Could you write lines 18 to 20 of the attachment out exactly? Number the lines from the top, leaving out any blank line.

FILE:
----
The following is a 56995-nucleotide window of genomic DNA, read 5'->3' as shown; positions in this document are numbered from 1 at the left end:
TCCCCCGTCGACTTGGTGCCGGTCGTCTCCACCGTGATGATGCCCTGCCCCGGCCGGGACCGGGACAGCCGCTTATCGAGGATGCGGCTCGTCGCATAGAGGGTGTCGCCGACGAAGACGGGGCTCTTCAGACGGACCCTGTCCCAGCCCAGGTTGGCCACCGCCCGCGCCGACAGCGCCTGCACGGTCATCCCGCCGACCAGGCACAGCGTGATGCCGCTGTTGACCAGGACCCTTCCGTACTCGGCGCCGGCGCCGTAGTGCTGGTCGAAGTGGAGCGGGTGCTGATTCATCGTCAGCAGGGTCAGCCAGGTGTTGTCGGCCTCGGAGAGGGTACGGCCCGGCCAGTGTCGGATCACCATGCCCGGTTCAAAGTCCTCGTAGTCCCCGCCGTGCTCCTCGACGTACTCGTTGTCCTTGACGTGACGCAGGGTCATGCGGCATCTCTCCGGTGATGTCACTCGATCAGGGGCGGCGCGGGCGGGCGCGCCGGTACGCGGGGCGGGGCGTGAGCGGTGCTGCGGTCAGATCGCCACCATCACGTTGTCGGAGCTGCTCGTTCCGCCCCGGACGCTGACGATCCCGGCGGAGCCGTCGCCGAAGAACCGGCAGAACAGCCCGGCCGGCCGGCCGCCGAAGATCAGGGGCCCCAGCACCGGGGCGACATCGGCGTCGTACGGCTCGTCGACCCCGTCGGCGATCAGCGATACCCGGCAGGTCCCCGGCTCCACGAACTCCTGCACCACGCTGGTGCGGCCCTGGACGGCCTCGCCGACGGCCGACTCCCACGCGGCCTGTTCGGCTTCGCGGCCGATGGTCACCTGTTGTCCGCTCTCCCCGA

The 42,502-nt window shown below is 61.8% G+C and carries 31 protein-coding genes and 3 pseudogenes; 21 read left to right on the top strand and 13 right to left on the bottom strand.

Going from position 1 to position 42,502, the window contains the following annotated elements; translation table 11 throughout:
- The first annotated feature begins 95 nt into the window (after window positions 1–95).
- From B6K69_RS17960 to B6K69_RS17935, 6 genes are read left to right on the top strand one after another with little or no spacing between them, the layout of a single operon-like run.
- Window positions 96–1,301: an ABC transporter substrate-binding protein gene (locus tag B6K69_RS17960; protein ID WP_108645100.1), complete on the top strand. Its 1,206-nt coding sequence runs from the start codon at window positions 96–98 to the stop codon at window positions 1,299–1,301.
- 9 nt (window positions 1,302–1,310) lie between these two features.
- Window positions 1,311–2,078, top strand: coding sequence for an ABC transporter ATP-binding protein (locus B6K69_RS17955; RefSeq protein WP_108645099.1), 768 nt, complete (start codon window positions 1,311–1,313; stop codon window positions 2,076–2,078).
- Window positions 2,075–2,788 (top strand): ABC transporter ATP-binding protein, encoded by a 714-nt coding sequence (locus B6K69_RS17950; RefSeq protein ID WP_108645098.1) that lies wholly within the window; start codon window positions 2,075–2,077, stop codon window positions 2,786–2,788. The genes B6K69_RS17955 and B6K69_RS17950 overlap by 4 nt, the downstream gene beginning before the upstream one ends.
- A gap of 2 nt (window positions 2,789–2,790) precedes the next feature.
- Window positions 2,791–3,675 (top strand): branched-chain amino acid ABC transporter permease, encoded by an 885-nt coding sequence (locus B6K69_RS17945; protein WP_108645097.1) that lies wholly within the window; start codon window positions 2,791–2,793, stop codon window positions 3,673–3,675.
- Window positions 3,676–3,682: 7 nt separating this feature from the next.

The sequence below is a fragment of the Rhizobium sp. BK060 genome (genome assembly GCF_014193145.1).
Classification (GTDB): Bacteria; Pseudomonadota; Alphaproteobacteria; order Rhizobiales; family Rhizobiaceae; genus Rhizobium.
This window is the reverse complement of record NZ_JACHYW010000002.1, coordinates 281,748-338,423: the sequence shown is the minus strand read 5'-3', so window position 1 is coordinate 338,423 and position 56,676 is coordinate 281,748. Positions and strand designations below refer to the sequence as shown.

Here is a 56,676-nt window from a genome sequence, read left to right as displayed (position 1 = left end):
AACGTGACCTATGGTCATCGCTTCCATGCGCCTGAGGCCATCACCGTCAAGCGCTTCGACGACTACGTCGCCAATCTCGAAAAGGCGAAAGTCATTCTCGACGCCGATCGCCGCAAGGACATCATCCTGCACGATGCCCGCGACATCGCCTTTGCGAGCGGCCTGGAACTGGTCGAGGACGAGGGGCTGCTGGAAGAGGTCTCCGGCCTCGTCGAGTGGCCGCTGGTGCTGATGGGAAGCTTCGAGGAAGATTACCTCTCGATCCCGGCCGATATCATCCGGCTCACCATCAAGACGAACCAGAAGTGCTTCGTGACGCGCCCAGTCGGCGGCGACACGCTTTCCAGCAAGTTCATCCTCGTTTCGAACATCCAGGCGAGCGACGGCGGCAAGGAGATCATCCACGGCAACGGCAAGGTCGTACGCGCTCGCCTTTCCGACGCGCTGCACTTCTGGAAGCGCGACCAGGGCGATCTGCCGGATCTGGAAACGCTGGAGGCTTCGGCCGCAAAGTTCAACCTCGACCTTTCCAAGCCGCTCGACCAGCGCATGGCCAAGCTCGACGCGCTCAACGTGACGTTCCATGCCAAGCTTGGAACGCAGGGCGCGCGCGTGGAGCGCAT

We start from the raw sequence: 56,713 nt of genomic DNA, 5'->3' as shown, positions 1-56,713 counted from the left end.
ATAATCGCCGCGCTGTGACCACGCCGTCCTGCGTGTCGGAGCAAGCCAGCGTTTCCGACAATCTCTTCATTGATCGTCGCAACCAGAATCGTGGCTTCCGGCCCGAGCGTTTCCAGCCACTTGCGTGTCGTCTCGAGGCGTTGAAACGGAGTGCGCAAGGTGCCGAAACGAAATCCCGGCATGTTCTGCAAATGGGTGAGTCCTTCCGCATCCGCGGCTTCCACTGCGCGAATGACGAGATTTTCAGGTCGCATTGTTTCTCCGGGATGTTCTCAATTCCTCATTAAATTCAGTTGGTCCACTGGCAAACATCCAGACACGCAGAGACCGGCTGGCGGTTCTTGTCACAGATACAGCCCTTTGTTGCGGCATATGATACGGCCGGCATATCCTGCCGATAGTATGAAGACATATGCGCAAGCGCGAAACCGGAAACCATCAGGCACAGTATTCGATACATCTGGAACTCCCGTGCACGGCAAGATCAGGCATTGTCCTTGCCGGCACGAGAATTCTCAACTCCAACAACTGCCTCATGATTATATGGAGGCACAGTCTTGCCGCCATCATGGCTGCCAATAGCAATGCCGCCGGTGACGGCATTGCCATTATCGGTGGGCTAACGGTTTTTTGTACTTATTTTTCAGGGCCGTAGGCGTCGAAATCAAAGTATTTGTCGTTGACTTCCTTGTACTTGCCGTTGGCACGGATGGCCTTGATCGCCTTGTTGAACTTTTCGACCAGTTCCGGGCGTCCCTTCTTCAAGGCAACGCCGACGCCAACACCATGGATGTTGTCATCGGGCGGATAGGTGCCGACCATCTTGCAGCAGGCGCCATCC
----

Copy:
AACGTGACCTATGGTCATCGCTTCCATGCGCCTGAGGCCATCACCGTCAAGCGCTTCGACGACTACGTCGCCAATCTCGAAAAGGCGAAAGTCATTCTCGACGCCGATCGCCGCAAGGACATCATCCTGCACGATGCCCGCGACATCGCCTTTGCGAGCGGCCTGGAACTGGTCGAGGACGAGGGGCTGCTGGAAGAGGTCTCCGGCCTCGTCGAGTGGCCGCTGGTGCTGATGGGAAGCTTCGAGGAAGATTACCTCTCGATCCCGGCCGATATCATCCGGCTCACCATCAAGACGAACCAGAAGTGCTTCGTGACGCGCCCAGTCGGCGGCGACACGCTTTCCAGCAAGTTCATCCTCGTTTCGAACATCCAGGCGAGCGACGGCGGCAAGGAGATCATCCACGGCAACGGCAAGGTCGTACGCGCTCGCCTTTCCGACGCGCTGCACTTCTGGAAGCGCGACCAGGGCGATCTGCCGGATCTGGAAACGCTGGAGGCTTCGGCCGCAAAGTTCAACCTCGACCTTTCCAAGCCGCTCGACCAGCGCATGGCCAAGCTCGACGCGCTCAACGTGACGTTCCATGCCAAGCTTGGAACGCAGGGCGCGCGCGTGGAGCGCAT

We start from the raw sequence: 56,713 nt of genomic DNA, 5'->3' as shown, positions 1-56,713 counted from the left end.
ATAATCGCCGCGCTGTGACCACGCCGTCCTGCGTGTCGGAGCAAGCCAGCGTTTCCGACAATCTCTTCATTGATCGTCGCAACCAGAATCGTGGCTTCCGGCCCGAGCGTTTCCAGCCACTTGCGTGTCGTCTCGAGGCGTTGAAACGGAGTGCGCAAGGTGCCGAAACGAAATCCCGGCATGTTCTGCAAATGGGTGAGTCCTTCCGCATCCGCGGCTTCCACTGCGCGAATGACGAGATTTTCAGGTCGCATTGTTTCTCCGGGATGTTCTCAATTCCTCATTAAATTCAGTTGGTCCACTGGCAAACATCCAGACACGCAGAGACCGGCTGGCGGTTCTTGTCACAGATACAGCCCTTTGTTGCGGCATATGATACGGCCGGCATATCCTGCCGATAGTATGAAGACATATGCGCAAGCGCGAAACCGGAAACCATCAGGCACAGTATTCGATACATCTGGAACTCCCGTGCACGGCAAGATCAGGCATTGTCCTTGCCGGCACGAGAATTCTCAACTCCAACAACTGCCTCATGATTATATGGAGGCACAGTCTTGCCGCCATCATGGCTGCCAATAGCAATGCCGCCGGTGACGGCATTGCCATTATCGGTGGGCTAACGGTTTTTTGTACTTATTTTTCAGGGCCGTAGGCGTCGAAATCAAAGTATTTGTCGTTGACTTCCTTGTACTTGCCGTTGGCACGGATGGCCTTGATCGCCTTGTTGAACTTTTCGACCAGTTCCGGGCGTCCCTTCTTCAAGGCAACGCCGACGCCAACACCATGGATGTTGTCATCGGGCGGATAGGTGCCGACCATCTTGCAGCAGGCGCCATCC